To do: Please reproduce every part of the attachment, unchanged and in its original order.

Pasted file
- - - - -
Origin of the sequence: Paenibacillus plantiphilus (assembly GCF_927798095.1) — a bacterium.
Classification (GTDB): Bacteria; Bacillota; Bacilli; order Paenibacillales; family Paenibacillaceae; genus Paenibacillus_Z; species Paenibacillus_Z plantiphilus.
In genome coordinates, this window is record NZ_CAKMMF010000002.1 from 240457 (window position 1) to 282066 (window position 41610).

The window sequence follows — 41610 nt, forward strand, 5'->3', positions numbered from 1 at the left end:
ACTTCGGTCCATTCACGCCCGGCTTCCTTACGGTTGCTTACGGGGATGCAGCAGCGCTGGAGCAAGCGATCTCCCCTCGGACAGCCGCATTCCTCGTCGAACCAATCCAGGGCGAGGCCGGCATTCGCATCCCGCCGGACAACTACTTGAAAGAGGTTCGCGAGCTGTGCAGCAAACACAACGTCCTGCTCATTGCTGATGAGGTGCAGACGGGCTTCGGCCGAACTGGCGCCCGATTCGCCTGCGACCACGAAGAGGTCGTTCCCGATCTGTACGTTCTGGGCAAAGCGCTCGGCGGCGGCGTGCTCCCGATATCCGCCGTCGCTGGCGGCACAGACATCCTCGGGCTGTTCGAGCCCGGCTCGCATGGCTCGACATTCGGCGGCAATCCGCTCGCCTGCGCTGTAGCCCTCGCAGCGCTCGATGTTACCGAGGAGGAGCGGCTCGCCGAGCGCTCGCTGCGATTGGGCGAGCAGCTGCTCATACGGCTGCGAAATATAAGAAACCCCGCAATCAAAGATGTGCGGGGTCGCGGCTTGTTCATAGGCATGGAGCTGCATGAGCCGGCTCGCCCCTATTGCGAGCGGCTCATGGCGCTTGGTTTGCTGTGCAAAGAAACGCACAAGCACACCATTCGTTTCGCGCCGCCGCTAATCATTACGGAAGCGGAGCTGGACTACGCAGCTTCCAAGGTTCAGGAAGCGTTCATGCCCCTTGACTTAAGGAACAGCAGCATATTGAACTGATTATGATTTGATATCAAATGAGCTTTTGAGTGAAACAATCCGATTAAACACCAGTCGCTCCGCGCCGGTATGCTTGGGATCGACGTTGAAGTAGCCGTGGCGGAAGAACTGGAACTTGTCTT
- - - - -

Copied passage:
Origin of the sequence: Paenibacillus plantiphilus (assembly GCF_927798095.1) — a bacterium.
Classification (GTDB): Bacteria; Bacillota; Bacilli; order Paenibacillales; family Paenibacillaceae; genus Paenibacillus_Z; species Paenibacillus_Z plantiphilus.
In genome coordinates, this window is record NZ_CAKMMF010000002.1 from 240457 (window position 1) to 282066 (window position 41610).

The window sequence follows — 41610 nt, forward strand, 5'->3', positions numbered from 1 at the left end:
ACTTCGGTCCATTCACGCCCGGCTTCCTTACGGTTGCTTACGGGGATGCAGCAGCGCTGGAGCAAGCGATCTCCCCTCGGACAGCCGCATTCCTCGTCGAACCAATCCAGGGCGAGGCCGGCATTCGCATCCCGCCGGACAACTACTTGAAAGAGGTTCGCGAGCTGTGCAGCAAACACAACGTCCTGCTCATTGCTGATGAGGTGCAGACGGGCTTCGGCCGAACTGGCGCCCGATTCGCCTGCGACCACGAAGAGGTCGTTCCCGATCTGTACGTTCTGGGCAAAGCGCTCGGCGGCGGCGTGCTCCCGATATCCGCCGTCGCTGGCGGCACAGACATCCTCGGGCTGTTCGAGCCCGGCTCGCATGGCTCGACATTCGGCGGCAATCCGCTCGCCTGCGCTGTAGCCCTCGCAGCGCTCGATGTTACCGAGGAGGAGCGGCTCGCCGAGCGCTCGCTGCGATTGGGCGAGCAGCTGCTCATACGGCTGCGAAATATAAGAAACCCCGCAATCAAAGATGTGCGGGGTCGCGGCTTGTTCATAGGCATGGAGCTGCATGAGCCGGCTCGCCCCTATTGCGAGCGGCTCATGGCGCTTGGTTTGCTGTGCAAAGAAACGCACAAGCACACCATTCGTTTCGCGCCGCCGCTAATCATTACGGAAGCGGAGCTGGACTACGCAGCTTCCAAGGTTCAGGAAGCGTTCATGCCCCTTGACTTAAGGAACAGCAGCATATTGAACTGATTATGATTTGATATCAAATGAGCTTTTGAGTGAAACAATCCGATTAAACACCAGTCGCTCCGCGCCGGTATGCTTGGGATCGACGTTGAAGTAGCCGTGGCGGAAGAACTGGAACTTGTCTT